- Peak charge time: add about 50% capacity in 30 minutes
By those figures alone, it might seem like Uber’s dream battery is feasible.
But the best lithium-ion technology of today is near the limit of its energy density. There are materials that can theoretically pack in more energy, but they would require a new chemistry. And industry experts say that bringing new chemistry to market can take as long as 15 years, because a lot goes into ensuring a reliable product: from securing the supply chain to performing rigorous safety tests. (One of the reasons for excitement around Dahn’s talk was that his technique, when commercialized, could reduce the time spent on these tests.)
Mikolajczak notes that the US department of energy is currently spending $50 million to create a battery with an energy density of as much as 500 Wh/kg by 2021. But industry experts know well that lofty government goals don’t always make for attainable research targets.
In the end, the reality may be somewhere in the middle. Given the extensive interest in new battery technology, not just for flying cars but many other more mundane applications, it may not take as much as 15 years to get there. But it’s unlikely we’ll hit the goal before Uber’s stated goal of 2023.
Uber watchers say flying cars were a pet project (pdf) of its former CEO Travis Kalanick. Though Uber has invested in building out the team for the project even after Kalanick’s departure, those that follow the company closely say the project seems more a PR exercise than a serious commercial venture.
Fly away… soon
People have dreamed of flying cars for more than a century. But commercial constraints have stopped them from becoming a reality. For instance, older designs of flying cars needed a runaway to take off and land, which is not something most people who want—and can afford—a flying car are able to spend money building.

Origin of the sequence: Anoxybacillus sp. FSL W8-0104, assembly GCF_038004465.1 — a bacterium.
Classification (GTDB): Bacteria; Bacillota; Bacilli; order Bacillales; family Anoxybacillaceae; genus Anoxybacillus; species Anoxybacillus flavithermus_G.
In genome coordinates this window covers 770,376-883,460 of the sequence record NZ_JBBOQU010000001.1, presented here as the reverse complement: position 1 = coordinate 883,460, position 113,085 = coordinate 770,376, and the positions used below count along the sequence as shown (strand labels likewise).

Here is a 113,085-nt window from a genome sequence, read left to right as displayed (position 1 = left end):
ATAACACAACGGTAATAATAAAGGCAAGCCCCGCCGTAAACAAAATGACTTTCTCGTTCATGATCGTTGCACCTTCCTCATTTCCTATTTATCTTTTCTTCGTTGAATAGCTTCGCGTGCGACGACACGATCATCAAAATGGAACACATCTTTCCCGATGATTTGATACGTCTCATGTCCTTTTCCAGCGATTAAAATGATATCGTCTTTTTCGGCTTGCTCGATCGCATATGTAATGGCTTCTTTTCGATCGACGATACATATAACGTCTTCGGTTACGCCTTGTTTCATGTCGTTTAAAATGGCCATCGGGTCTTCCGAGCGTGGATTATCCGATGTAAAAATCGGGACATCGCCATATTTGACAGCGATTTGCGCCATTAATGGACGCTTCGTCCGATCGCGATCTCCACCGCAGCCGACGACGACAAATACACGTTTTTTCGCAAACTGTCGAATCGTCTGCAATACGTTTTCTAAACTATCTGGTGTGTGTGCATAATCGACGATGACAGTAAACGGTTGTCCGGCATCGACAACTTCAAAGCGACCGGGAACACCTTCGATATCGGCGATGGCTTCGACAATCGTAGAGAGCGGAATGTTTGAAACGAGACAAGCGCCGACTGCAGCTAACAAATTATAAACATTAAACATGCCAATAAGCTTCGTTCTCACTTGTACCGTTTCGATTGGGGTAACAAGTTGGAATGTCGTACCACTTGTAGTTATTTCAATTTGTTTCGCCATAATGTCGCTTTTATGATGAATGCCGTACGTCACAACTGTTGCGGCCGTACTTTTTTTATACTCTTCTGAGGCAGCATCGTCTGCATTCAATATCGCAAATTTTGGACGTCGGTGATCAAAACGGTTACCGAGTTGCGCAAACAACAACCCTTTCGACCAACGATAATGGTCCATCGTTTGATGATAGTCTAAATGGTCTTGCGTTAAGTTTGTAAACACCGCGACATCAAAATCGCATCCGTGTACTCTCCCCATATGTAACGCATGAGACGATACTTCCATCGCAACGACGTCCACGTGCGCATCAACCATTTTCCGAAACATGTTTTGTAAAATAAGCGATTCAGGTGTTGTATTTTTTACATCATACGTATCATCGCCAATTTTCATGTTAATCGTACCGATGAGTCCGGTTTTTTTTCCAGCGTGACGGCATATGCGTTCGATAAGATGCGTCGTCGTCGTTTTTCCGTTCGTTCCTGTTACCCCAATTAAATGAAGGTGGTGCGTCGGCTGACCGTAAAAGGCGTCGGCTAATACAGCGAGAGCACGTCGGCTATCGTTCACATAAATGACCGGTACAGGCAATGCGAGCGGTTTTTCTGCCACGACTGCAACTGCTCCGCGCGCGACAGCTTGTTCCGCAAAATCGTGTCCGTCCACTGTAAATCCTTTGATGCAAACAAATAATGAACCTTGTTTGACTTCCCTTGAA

That’s finally changing. The technology of small drones has matured to the point where developers can build flying cars that can take off and land vertically—eliminating the need for runways. If there has even been a time when flying cars could become a reality, it is now. Terrafugia, a Chinese-owned US startup, says its gas-powered flying car, the TF-X, will go on sale next year, for somewhere between $200,000 and $300,000—comparable to the sticker price of a luxury supercar.
Uber’s insistence on being all-electric from day one is noble, but not pragmatic. If Uber was serious about its aerial ambitions, it’d be better off building an initial fleet made up of TF-X’s, rather than waiting for an all-electric fleet that relies on development of a super battery on an “aggressive schedule,” as Mikolajczak puts it. Starting with reliable gas-powered planes would mean the company would face regulators sooner rather than later, smoothing the eventual transition to electric versions. It would also buy the company time to secure its dream battery. When I asked Mikolajczak why Uber isn’t considering a pilot program using gas-powered aircraft, she wouldn’t give me an answer. Uber confirmed that it may design batteries, but it won’t manufacture them. It also confirmed that it definitely won’t design or manufacture its own flying cars.
Seen from another angle, however, it may be good to have Uber as an instigator. In May 2017, it hosted an “Elevate Summit” in Dallas, Texas, inviting anyone who wanted to work on flying taxis, and another one is lined up for May this year in Los Angeles, California. The startup could create just the right chemistry among industry people by bringing together what has been a disparate group to work towards more unified goals. For the innovators, it doesn’t hurt to know that a $70-billion company is ready to purchase their products if they get them to hit those targets.